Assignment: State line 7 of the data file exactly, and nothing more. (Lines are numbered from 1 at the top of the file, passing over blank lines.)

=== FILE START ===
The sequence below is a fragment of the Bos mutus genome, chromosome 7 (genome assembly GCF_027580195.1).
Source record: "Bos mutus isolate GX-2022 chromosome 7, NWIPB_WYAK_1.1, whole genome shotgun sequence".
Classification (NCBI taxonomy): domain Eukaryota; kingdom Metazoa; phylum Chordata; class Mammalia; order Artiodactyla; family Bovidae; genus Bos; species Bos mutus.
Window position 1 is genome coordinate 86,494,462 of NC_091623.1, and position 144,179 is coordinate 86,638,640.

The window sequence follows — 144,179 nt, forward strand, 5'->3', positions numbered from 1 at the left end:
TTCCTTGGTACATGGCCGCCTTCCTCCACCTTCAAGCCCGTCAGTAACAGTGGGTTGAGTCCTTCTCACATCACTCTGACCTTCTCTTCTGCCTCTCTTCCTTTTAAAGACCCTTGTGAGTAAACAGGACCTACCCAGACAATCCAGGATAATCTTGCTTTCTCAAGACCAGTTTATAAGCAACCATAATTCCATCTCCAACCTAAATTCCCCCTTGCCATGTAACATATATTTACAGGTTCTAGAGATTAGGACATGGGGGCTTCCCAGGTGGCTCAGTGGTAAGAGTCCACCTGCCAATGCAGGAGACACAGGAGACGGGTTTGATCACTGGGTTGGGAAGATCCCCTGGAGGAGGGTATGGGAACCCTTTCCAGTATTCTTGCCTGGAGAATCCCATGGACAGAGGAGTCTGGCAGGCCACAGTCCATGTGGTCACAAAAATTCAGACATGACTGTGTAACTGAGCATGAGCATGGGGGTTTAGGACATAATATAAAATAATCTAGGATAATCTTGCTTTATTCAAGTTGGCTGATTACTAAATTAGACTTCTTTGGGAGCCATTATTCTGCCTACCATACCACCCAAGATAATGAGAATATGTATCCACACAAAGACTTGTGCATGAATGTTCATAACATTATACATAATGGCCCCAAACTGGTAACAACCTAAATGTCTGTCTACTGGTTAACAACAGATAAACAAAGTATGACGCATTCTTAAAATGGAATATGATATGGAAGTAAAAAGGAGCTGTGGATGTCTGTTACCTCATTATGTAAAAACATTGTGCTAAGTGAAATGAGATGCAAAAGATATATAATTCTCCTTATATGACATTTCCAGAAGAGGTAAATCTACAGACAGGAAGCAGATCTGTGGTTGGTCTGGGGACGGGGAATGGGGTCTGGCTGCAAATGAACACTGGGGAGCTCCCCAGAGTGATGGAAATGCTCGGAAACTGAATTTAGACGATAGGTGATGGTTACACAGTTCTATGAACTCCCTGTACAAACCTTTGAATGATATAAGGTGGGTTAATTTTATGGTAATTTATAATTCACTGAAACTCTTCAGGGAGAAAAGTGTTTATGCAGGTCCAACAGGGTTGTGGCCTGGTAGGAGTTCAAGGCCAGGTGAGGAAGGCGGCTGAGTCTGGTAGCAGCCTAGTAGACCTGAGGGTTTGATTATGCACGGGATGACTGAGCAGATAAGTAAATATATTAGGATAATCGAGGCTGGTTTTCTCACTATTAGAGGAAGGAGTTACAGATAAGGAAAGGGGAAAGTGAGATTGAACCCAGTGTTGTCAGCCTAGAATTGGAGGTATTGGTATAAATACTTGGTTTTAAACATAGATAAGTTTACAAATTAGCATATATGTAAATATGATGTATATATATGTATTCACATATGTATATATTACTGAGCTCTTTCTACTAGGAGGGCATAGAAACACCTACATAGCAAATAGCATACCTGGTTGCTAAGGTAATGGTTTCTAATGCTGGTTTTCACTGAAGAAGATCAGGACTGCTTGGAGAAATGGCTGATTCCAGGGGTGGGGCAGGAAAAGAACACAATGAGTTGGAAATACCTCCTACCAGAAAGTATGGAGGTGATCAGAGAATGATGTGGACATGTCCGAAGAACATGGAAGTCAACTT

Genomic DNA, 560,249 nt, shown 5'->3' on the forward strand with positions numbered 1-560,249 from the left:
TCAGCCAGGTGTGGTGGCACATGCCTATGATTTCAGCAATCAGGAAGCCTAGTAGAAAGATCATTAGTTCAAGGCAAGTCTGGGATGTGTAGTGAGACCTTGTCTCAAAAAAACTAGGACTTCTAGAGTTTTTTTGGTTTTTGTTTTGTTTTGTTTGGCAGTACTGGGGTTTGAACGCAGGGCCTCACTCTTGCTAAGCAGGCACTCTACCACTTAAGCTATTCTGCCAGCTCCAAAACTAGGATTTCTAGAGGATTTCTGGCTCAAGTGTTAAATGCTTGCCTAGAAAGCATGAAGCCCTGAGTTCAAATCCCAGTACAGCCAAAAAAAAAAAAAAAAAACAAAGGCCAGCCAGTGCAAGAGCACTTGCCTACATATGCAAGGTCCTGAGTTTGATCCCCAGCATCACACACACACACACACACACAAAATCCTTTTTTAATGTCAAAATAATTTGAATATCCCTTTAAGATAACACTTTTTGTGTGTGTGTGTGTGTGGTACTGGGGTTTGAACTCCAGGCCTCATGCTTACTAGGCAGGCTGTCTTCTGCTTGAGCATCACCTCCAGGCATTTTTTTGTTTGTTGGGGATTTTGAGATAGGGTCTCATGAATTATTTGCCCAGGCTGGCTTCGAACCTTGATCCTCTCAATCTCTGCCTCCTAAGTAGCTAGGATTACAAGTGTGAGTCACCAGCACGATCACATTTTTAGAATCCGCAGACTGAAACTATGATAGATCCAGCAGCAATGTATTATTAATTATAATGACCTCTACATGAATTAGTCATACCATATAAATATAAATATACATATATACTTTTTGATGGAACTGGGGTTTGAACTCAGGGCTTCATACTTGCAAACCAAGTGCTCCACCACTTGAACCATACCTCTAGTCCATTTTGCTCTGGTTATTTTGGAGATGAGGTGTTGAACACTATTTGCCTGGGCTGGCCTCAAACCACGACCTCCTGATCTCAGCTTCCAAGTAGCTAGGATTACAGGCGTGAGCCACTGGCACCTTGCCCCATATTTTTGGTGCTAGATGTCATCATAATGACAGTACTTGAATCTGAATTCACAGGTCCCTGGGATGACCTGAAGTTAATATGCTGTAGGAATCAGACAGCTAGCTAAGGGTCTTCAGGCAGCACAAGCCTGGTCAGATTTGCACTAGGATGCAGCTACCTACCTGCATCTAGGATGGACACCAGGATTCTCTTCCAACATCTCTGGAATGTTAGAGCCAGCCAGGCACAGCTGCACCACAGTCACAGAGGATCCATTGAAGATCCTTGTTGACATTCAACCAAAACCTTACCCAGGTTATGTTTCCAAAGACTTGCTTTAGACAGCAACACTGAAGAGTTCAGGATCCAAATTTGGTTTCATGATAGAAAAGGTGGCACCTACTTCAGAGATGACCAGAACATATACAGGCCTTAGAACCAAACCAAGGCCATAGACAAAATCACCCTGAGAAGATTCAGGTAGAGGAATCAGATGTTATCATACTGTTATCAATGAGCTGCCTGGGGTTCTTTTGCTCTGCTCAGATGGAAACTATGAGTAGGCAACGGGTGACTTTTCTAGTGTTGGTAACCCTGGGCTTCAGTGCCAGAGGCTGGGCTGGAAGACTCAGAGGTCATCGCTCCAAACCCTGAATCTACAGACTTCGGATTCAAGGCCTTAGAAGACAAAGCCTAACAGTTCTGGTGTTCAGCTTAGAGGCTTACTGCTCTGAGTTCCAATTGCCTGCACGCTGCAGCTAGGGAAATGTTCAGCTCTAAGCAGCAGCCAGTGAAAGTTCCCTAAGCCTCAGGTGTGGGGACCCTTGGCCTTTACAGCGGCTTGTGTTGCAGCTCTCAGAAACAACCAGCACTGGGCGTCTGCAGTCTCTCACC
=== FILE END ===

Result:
Genomic DNA, 560,249 nt, shown 5'->3' on the forward strand with positions numbered 1-560,249 from the left: